Alzheimer’s is among the many diseases most people want to avoid, and for good reasons. Nonetheless, the statistics of people suffering from Alzheimer’s disease (AD) is staggering. According to Alzheimer’s Disease International, about 44 million individuals globally are living with Alzheimer’s or an associated form of dementia. We will be discussing some 7 ways to Lower Your Alzheimer’s Risk and get a healthier life.
Although the disease is more common in old age, it does not mean it’s a normal part of aging. Moreover, recent analysis indicates that as much as half of the risks associated with Alzheimer’s disease is as a result of other potentially modifiable factors, independent of age and genetics. As such, promising emerging research indicates that people can actually lower the possibility of developing Alzheimer’s and other related forms of dementia through a combination of simple but effective lifestyle modifications.
Following the steps below will help reduce associated risk factors and lower your Alzheimer’s risk:
- Exercising regularly
According to the Alzheimer’s Research & Prevention Foundation, consistent physical activity and exercise can prevent the development of Alzheimer’s or slow the progression in people already displaying the symptoms. Generally, physical activity and exercise stimulates your cognitive functions and has a positive effect on mental decline. The recommendation is at least 30 minutes for 5 or more days per week and incorporating a combination of moderately vigorous strength training and cardio exercises. Additionally, older individuals can include Yoga, Tai Chi, among other exercises in their routines to improve balance and coordination and ensure they remain agile, which reduces the risk of head injuries from falls that are prevalent in old age.
- Incorporating a healthy diet
A healthy diet does more than benefit our modelesque silhouettes. It promotes good health and reduces nutrition-related risk factors associated with various diseases such as cancer, diabetes, among others, and keeps our brains healthy. However, studies indicate that while some foods boost mental activities, others increase risks for AD. Generally, the brain requires a diet rich in healthy fats, vegetables, fruits, lean proteins, and sufficient minerals and vitamins. Consumption of too little of these foods and too much-processed foods, sugar and complex carbohydrates promotes the production of toxins which have adverse impacts on the body.
Furthermore, recent studies show that a combination of the Dietary Approaches to Stop Hypertension (DASH) diet for high blood pressure or the Mediterranean diet for a healthy heart creates an excellent hybrid diet dubbed “MIND” that boosts brain health. The MIND diet consists of natural plant-based foods and limited red meat, sweets and saturated fats. Observational analysis of this diet suggests that it can decrease the risk of AD development by 53% as well as slow mental deterioration.
- Stay socially engaged
Humans are innately social beings. As such, staying socially engaged can protect you from Alzheimer’s later in life. The recommendation is to try and regularly connect or engage one on one with other people. Some of the activities you can do include volunteering, meeting up with friends at least every week, get out of the house and go to the cinema, museums, parks, join a social group, and so on.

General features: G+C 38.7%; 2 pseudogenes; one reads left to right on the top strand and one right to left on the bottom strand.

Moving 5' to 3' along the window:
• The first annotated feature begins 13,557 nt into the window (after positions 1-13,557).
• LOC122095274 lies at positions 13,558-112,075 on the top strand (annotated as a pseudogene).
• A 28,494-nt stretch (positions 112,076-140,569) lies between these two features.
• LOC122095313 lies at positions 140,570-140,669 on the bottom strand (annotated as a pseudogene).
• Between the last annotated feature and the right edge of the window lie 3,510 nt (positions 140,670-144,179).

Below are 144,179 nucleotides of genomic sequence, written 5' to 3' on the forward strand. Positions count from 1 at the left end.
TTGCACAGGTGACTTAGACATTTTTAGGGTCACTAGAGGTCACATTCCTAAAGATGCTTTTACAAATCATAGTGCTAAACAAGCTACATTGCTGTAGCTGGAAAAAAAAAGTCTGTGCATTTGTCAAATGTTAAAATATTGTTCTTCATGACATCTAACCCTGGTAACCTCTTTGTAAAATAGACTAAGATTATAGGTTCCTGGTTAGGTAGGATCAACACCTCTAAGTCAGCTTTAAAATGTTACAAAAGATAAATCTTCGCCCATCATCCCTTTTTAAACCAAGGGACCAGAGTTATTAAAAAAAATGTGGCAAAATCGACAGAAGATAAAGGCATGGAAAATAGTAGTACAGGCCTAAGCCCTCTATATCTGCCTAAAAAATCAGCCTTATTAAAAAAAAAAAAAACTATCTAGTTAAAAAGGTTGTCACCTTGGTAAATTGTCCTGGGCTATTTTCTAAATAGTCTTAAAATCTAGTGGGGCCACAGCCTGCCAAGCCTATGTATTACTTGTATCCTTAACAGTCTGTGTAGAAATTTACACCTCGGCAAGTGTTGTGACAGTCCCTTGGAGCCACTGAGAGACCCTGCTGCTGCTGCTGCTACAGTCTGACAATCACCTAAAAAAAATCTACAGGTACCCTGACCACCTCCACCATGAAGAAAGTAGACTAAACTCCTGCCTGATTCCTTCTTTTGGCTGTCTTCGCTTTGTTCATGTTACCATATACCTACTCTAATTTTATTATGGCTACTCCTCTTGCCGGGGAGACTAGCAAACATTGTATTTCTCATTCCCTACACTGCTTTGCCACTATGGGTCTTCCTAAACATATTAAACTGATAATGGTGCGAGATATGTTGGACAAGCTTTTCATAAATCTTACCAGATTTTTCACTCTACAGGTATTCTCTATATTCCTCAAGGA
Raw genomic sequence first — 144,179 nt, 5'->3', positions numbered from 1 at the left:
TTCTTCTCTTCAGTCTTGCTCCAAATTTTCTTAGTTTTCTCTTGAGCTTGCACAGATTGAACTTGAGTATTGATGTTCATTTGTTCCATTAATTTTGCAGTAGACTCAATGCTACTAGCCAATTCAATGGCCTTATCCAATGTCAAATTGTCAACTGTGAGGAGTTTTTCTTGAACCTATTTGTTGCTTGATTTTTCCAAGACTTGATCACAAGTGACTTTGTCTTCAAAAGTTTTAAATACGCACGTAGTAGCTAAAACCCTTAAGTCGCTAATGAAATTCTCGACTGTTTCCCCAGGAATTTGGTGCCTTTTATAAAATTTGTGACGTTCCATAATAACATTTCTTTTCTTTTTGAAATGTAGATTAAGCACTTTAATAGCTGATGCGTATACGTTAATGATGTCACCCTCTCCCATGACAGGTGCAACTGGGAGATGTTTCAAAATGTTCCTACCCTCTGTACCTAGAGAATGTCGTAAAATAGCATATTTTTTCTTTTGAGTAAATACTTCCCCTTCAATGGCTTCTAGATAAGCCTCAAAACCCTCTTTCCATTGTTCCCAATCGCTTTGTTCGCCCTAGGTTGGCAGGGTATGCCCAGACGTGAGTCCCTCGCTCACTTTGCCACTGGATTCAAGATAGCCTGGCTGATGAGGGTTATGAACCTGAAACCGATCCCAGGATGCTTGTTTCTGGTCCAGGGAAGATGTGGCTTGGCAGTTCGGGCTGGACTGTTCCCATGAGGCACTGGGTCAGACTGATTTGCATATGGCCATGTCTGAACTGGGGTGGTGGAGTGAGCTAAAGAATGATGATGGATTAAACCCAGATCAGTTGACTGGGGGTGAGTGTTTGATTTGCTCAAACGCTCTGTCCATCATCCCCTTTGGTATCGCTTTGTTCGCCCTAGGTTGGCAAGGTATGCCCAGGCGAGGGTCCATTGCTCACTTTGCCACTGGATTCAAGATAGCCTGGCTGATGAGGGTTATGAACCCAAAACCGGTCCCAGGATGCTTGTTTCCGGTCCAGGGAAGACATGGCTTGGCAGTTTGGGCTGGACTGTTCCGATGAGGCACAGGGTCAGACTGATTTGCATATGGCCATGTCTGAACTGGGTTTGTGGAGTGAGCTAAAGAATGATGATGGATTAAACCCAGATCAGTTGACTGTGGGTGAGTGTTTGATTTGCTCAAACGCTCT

- Keep learning
Learning promotes mental stimulation, which boosts brain activity and lowers the risks of Alzheimer’s disease. In essence, studies show that you need to use your brain or you lose it. Learning something new and participating in multiple tasks that require communication, interaction and organization will not only improve cognitive functioning in older adults but also provides long-lasting improvements.
- Get adequate sleep
Sleep is an integral component for optimum brain health. Generally, Alzheimer’s is characterized by the build-up of two types of protein in the brain, plaques (amyloid-beta) and tangles (tau). The accumulation of amyloid-beta interferes with deep sleep that is essential for memory formation. As such, a growing number of studies suggest that adequate sleep is crucial in preventing Alzheimer’s disease. You can ensure you get sufficient sleep by establishing a consistent sleeping routine, developing a soothing bedtime ritual and so on.
- Manage your stress
Persistent or chronic stress can harm your brain by hindering nerve cell growth, increasing the risk of AD, among others. Using simple stress management techniques such as breathing, scheduling relaxation activities, having fun, and so on can help reduce the impacts of stress.
- Be mindful of your health
Other underlying health conditions also contribute to the development of Alzheimer’s disease. Some of these conditions include depression, obesity, type 2 diabetes, high blood pressure, high cholesterol, and cardiovascular diseases. However, going for regular check-ups and consulting your doctor can significantly help in managing these conditions and preventing further complications.
Other factors, such as smoking are avoidable risk factors for Alzheimer’s disease and other related forms of dementia. Generally, studies indicate that smokers are at approximately 80% greater risk of developing AD compared to those who don’t smoke.
Generally, detecting and controlling the risk factors mentioned above and incorporating a brain-healthy lifestyle can significantly lower your susceptibility to Alzheimer’s. Following the ways mentioned above will not only prevent you from developing AD but also other diseases and ensure you lead a healthy life.